Oh the things we’ll do for whisky bottles… I actually sent a good whisky friend on a crusade to get me this bottle and also “forced” my brother in law to pick it up while he visited in South Africa last month.
It all started the day my sister told us they are going to South Africa for 3-4 weeks with their kids and I knew it was an opportunity to get me another world whisky bottle (and like some told me – everything is an excuse for me to get another bottle…) – I knew that there’s a whisky distillery in this southern country and I immediately consulted Mark of the famed Whisky Tasting Fellowship blog, another #whiskyfabric member living in South Africa, for bottles options and he suggested I’ll go for the Tree Ships 10yo bottle.
The first batch of this whisky was released in 2003 and was oh so very successful (this batch is very rare nowadays – if you see one of those – get it!) which led to the 2nd batch released at 2010/2011/2012 – all 3 years have same liquid but different tin cans with different ships.
The Three Ships 10 years whisky has been distilled by Andy Watts and matured at the James Sedgwick distillery in Wellington for 10 years and is the only South African single malt whisky. There are other blended whiskies from the distillery – the 5yo, bourbon cask finished and Three Ships Select and in addition, a single grain whisky – Bain’s Cape Mountain Whisky.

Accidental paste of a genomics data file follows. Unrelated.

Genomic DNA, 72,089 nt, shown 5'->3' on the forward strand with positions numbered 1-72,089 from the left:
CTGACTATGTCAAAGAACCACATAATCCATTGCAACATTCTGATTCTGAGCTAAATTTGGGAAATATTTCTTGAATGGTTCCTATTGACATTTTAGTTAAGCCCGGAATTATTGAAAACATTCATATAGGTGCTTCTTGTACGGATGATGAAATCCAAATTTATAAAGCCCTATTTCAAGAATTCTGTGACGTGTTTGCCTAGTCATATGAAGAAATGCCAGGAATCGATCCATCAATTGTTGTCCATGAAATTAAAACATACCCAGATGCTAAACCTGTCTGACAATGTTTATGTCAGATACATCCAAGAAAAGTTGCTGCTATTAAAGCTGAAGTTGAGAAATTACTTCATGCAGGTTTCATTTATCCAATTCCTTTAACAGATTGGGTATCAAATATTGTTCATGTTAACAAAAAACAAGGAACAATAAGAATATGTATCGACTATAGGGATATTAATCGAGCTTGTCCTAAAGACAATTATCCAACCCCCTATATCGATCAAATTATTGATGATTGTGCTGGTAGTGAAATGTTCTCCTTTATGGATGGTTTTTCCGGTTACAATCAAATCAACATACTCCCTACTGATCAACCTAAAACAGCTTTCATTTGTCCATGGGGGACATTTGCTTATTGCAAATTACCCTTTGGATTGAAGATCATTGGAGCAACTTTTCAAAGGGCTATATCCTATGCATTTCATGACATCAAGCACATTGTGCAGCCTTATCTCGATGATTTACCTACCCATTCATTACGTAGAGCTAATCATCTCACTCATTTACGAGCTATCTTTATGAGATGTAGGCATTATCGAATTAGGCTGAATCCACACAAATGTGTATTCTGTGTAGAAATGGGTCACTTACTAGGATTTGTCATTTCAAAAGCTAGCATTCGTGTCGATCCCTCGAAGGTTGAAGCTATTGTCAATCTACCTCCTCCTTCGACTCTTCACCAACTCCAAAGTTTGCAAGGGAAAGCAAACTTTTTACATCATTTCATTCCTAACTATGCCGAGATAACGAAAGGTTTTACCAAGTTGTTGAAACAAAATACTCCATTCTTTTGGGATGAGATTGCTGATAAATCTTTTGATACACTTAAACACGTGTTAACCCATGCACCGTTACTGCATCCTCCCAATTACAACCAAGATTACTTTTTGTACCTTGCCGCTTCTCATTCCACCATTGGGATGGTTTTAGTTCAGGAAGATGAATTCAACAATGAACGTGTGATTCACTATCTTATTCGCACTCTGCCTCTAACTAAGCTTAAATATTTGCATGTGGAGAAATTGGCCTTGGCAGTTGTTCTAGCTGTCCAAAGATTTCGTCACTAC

But there was a slight problem – the Three Ships 10 yo isn’t too easy to find in South Africa due to its success, But Mark volunteered to find me one of those and managed to score 2 bottles of this – one for me and one for him 🙂
To make a long story short and without resorting to cheap B-movies scenes of people in sunglasses passing suspicious packages in dark parking garages, the bottle arrived safely to my hands last week and I opened it and raised a dram to South Africa, Mandela and Mark.
Nose: Initial whiff of peat note (yay!) but not strong one, vanilla, honey, pears, toffee, wood in background – very fresh.
Palate: oak wood, oily and mouth coating, some coarse sugary candies, vanilla, spices, some liquorice notes toward the end – not very complex but still full bodied and chewy.
Finish: Medium long, lingering spicy oak wood with some earthy flavors.
Conclusion: Solid and well made whisky. My main issue is that in europe the price is much higher then other 10/12yo whiskies (due to taxes and shipping from SA) but the whisky didn’t separate itself from that crowd. Nevertheless, I enjoyed it a lot and since I got it for the South African price (barely £17!) I feel like I made a good deal here. If you’re in South Africa or want to try a good world whisky – go hunt yourself a bottle of this whisky.